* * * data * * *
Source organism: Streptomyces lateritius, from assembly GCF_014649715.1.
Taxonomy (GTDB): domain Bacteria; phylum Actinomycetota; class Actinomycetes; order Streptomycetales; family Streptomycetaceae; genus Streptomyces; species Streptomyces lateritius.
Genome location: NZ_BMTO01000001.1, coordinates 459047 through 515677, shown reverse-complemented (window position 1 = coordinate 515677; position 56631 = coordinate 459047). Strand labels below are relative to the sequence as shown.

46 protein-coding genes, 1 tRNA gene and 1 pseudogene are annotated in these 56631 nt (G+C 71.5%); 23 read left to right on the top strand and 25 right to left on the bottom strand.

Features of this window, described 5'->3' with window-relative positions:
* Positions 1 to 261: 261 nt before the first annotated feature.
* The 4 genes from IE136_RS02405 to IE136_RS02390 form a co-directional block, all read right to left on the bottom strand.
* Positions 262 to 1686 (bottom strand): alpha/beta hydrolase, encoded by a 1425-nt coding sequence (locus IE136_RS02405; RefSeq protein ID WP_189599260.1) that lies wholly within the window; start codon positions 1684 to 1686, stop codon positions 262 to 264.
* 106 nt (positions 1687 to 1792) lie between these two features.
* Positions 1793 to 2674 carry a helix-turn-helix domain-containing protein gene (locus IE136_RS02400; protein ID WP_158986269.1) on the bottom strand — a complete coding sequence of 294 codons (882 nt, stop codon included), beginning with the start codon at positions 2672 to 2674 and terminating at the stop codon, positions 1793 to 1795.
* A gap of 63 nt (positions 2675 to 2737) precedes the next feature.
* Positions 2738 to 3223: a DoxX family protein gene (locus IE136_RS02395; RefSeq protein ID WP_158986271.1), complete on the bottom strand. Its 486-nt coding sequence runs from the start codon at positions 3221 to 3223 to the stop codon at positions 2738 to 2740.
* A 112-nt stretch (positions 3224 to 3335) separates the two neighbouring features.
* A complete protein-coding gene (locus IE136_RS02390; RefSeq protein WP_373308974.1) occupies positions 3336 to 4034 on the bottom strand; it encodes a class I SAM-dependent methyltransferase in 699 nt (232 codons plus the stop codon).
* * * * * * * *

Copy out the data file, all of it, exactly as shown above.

Source organism: Streptomyces lateritius, from assembly GCF_014649715.1.
Taxonomy (GTDB): domain Bacteria; phylum Actinomycetota; class Actinomycetes; order Streptomycetales; family Streptomycetaceae; genus Streptomyces; species Streptomyces lateritius.
Genome location: NZ_BMTO01000001.1, coordinates 459047 through 515677, shown reverse-complemented (window position 1 = coordinate 515677; position 56631 = coordinate 459047). Strand labels below are relative to the sequence as shown.

46 protein-coding genes, 1 tRNA gene and 1 pseudogene are annotated in these 56631 nt (G+C 71.5%); 23 read left to right on the top strand and 25 right to left on the bottom strand.

Features of this window, described 5'->3' with window-relative positions:
* Positions 1 to 261: 261 nt before the first annotated feature.
* The 4 genes from IE136_RS02405 to IE136_RS02390 form a co-directional block, all read right to left on the bottom strand.
* Positions 262 to 1686 (bottom strand): alpha/beta hydrolase, encoded by a 1425-nt coding sequence (locus IE136_RS02405; RefSeq protein ID WP_189599260.1) that lies wholly within the window; start codon positions 1684 to 1686, stop codon positions 262 to 264.
* 106 nt (positions 1687 to 1792) lie between these two features.
* Positions 1793 to 2674 carry a helix-turn-helix domain-containing protein gene (locus IE136_RS02400; protein ID WP_158986269.1) on the bottom strand — a complete coding sequence of 294 codons (882 nt, stop codon included), beginning with the start codon at positions 2672 to 2674 and terminating at the stop codon, positions 1793 to 1795.
* A gap of 63 nt (positions 2675 to 2737) precedes the next feature.
* Positions 2738 to 3223: a DoxX family protein gene (locus IE136_RS02395; RefSeq protein ID WP_158986271.1), complete on the bottom strand. Its 486-nt coding sequence runs from the start codon at positions 3221 to 3223 to the stop codon at positions 2738 to 2740.
* A 112-nt stretch (positions 3224 to 3335) separates the two neighbouring features.
* A complete protein-coding gene (locus IE136_RS02390; RefSeq protein WP_373308974.1) occupies positions 3336 to 4034 on the bottom strand; it encodes a class I SAM-dependent methyltransferase in 699 nt (232 codons plus the stop codon).